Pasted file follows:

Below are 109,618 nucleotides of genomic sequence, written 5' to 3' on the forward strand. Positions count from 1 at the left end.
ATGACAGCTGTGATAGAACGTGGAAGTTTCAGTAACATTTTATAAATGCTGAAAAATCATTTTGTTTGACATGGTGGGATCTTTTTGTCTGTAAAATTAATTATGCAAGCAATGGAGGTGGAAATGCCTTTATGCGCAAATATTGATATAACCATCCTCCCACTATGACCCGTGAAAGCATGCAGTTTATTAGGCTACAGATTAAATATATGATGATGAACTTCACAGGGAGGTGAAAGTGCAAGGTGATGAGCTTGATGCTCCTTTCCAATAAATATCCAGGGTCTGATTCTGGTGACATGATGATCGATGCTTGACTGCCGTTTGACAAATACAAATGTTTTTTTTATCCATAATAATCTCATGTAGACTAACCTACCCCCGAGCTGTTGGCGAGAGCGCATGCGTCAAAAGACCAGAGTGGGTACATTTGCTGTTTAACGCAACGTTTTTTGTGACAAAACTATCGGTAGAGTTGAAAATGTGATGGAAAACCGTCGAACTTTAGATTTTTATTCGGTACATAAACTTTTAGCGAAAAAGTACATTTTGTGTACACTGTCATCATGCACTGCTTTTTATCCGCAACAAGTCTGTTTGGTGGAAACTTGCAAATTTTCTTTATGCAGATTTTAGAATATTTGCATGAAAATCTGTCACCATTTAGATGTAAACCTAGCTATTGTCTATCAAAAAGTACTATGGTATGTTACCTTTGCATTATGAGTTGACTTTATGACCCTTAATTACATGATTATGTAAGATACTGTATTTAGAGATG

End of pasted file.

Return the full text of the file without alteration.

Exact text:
Below are 109,618 nucleotides of genomic sequence, written 5' to 3' on the forward strand. Positions count from 1 at the left end.
ATGACAGCTGTGATAGAACGTGGAAGTTTCAGTAACATTTTATAAATGCTGAAAAATCATTTTGTTTGACATGGTGGGATCTTTTTGTCTGTAAAATTAATTATGCAAGCAATGGAGGTGGAAATGCCTTTATGCGCAAATATTGATATAACCATCCTCCCACTATGACCCGTGAAAGCATGCAGTTTATTAGGCTACAGATTAAATATATGATGATGAACTTCACAGGGAGGTGAAAGTGCAAGGTGATGAGCTTGATGCTCCTTTCCAATAAATATCCAGGGTCTGATTCTGGTGACATGATGATCGATGCTTGACTGCCGTTTGACAAATACAAATGTTTTTTTTATCCATAATAATCTCATGTAGACTAACCTACCCCCGAGCTGTTGGCGAGAGCGCATGCGTCAAAAGACCAGAGTGGGTACATTTGCTGTTTAACGCAACGTTTTTTGTGACAAAACTATCGGTAGAGTTGAAAATGTGATGGAAAACCGTCGAACTTTAGATTTTTATTCGGTACATAAACTTTTAGCGAAAAAGTACATTTTGTGTACACTGTCATCATGCACTGCTTTTTATCCGCAACAAGTCTGTTTGGTGGAAACTTGCAAATTTTCTTTATGCAGATTTTAGAATATTTGCATGAAAATCTGTCACCATTTAGATGTAAACCTAGCTATTGTCTATCAAAAAGTACTATGGTATGTTACCTTTGCATTATGAGTTGACTTTATGACCCTTAATTACATGATTATGTAAGATACTGTATTTAGAGATG